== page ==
Advocacy, or Why Choir? (part 2)

Advocacy bugs me.  Marketing doesn’t bug me, packaging doesn’t bug me, but advocacy bugs me.

This past week I accompanied 3 of my students to the annual Tennessee Music Educators Association (TMEA) conference in Nashville.  The students qualified to sing in the All-State Honors Choir, and got to sing under the baton of Anton Armstrong of St. Olaf’s College and Peter Bagley from the University of Connecticut.  They worked very hard and deserved the recognition and honor of being selected, as well as the priveledge of working with 2 masters of the choral craft.

And the payoff for their hard work was to be the final concert in front of their parents and chorus teachers, bursting with pride.  It was a wonderful, magical moment.

Right up until the advocacy part.

Before each choir’s performance, the emcee made it a point to advocate for music education, often in strident, combative terms:  “If your school board even hints at cutting music programs in your communities at home, I hope you’ll stand with me and by God make your voices heard!  Yeah!”  Obligatory applause, and even an “Amen!” here and there.

It was weird.  It was annoying.  It made me want to go out and cut a music program somewhere just because. 

I understand that TMEA is at its core an advocacy group, and that the primary mission of TMEA is to advance and protect music education’s place and role in public schooling.  But must we turn a beautiful music concert into a pep rally for music ed?  Can’t we just let the concert make the point for us?  Can’t we just celebrate the kids and their work?

There will always be school boards that consider cutting music programs in times of financial crisis and stress, but no parent will stand up and take a bullet for a music program because of anyone’s advocacy.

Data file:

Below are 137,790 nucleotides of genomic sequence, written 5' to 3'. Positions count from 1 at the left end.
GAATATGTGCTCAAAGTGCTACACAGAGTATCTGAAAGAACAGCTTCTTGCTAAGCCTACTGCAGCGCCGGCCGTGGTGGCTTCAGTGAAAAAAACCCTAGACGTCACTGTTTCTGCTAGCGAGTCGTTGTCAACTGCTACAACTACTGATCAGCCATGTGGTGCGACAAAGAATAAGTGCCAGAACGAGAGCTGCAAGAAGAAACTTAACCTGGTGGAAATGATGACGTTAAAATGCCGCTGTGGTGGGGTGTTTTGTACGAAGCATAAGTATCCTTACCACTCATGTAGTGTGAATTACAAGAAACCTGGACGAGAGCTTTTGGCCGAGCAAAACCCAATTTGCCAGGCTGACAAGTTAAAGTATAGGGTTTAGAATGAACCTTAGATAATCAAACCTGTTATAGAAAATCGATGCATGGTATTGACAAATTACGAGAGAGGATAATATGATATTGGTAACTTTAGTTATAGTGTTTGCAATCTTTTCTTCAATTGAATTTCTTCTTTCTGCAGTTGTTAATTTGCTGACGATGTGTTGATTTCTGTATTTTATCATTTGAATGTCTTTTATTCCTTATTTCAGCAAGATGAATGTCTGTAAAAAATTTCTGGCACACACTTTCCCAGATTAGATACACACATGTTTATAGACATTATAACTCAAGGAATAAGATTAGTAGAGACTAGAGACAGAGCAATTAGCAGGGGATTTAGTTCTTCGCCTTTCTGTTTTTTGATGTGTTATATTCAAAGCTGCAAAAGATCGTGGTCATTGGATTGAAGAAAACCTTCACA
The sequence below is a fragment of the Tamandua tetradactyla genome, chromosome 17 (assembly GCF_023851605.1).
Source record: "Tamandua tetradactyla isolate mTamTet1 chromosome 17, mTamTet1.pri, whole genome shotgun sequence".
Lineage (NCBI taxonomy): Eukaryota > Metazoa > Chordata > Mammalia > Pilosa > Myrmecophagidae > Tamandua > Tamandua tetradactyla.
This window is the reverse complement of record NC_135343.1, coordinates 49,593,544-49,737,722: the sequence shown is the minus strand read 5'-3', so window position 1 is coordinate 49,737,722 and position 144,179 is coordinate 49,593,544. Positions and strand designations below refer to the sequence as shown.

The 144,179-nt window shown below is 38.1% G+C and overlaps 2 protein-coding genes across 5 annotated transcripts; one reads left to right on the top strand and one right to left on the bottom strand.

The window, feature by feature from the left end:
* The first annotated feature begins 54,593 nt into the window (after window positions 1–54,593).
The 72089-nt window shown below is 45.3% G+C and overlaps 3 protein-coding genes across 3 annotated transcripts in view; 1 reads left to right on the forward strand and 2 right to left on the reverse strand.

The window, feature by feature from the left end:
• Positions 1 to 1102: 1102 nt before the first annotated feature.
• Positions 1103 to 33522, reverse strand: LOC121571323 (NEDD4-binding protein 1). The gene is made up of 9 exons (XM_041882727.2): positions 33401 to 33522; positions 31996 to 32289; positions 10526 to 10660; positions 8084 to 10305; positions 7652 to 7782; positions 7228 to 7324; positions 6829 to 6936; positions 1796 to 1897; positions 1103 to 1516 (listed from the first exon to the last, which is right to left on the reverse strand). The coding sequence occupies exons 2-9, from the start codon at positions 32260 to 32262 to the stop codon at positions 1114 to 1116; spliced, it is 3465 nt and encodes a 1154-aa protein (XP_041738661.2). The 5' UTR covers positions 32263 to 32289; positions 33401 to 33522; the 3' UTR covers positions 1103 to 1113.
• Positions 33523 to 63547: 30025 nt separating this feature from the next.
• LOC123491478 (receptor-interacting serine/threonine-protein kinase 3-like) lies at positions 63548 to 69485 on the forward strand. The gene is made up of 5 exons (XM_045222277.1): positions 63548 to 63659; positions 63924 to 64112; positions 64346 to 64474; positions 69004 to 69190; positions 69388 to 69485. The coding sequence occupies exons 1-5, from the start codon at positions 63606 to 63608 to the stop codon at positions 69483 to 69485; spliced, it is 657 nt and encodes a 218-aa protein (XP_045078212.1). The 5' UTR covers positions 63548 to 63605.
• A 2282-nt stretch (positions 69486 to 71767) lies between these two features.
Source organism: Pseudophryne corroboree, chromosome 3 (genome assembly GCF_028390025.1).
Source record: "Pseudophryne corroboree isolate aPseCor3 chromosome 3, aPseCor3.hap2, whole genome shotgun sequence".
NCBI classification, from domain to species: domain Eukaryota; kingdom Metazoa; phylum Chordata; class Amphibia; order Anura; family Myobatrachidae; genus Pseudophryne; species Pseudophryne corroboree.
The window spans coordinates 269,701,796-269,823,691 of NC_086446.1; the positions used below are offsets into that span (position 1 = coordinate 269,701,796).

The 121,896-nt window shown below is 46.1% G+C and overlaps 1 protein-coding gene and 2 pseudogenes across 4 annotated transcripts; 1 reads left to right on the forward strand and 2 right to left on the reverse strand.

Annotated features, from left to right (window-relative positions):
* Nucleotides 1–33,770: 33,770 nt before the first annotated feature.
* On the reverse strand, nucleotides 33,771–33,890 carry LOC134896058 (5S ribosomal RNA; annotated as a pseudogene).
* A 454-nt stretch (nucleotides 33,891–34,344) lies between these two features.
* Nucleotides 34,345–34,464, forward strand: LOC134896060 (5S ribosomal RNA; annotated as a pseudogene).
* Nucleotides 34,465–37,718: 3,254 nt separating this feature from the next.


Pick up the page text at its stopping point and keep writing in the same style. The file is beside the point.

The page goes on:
The best strategy to ensure that music programs survive is not noise and preaching.  The best strategy to ensure that music programs survive is to have awesome music programs everywhere, music programs that provide tangible value to their communities, value that extends beyond the benefit of the participants.  Who are the people in your community other than the parents of your currently enrolled students that would notice or care if your music program was nixed?

What kind of music program would your community fight for?  

Maybe advocacy is just easier than taking a hard look at what we’re producing and re-vamping the product so that people will willingly throw themselves between our programs and budget-cutting school boards.  Maybe it just makes us feel like we’ve done something when for the most part all we’ve done is preach to the choir and irritate the heathen unconvinced.

Maybe I need to redesign the chorus program at West High…

Advertisements

0 Responses to “Advocacy, or Why Choir? (part 2)”



  1. Leave a Comment

Leave a Reply

Fill in your details below or click an icon to log in:

WordPress.com Logo

You are commenting using your WordPress.com account. Log Out / Change )

Twitter picture

You are commenting using your Twitter account. Log Out / Change )

Facebook photo

You are commenting using your Facebook account. Log Out / Change )

Google+ photo

You are commenting using your Google+ account. Log Out / Change )

Connecting to %s




Tweet, tweet….

Recent Comments

Jason on Reliving, part 2
Jakob Aas Thomas 10t… on The Smartboard
Tina R. Cruz on Reliving, part 2
sally on Reliving, part 2
Tim Jones on Rob Bell, Heaven and Hell
April 2009
M T W T F S S
« Jan   May »
 12345
6789101112
13141516171819
20212223242526
27282930  

%d bloggers like this: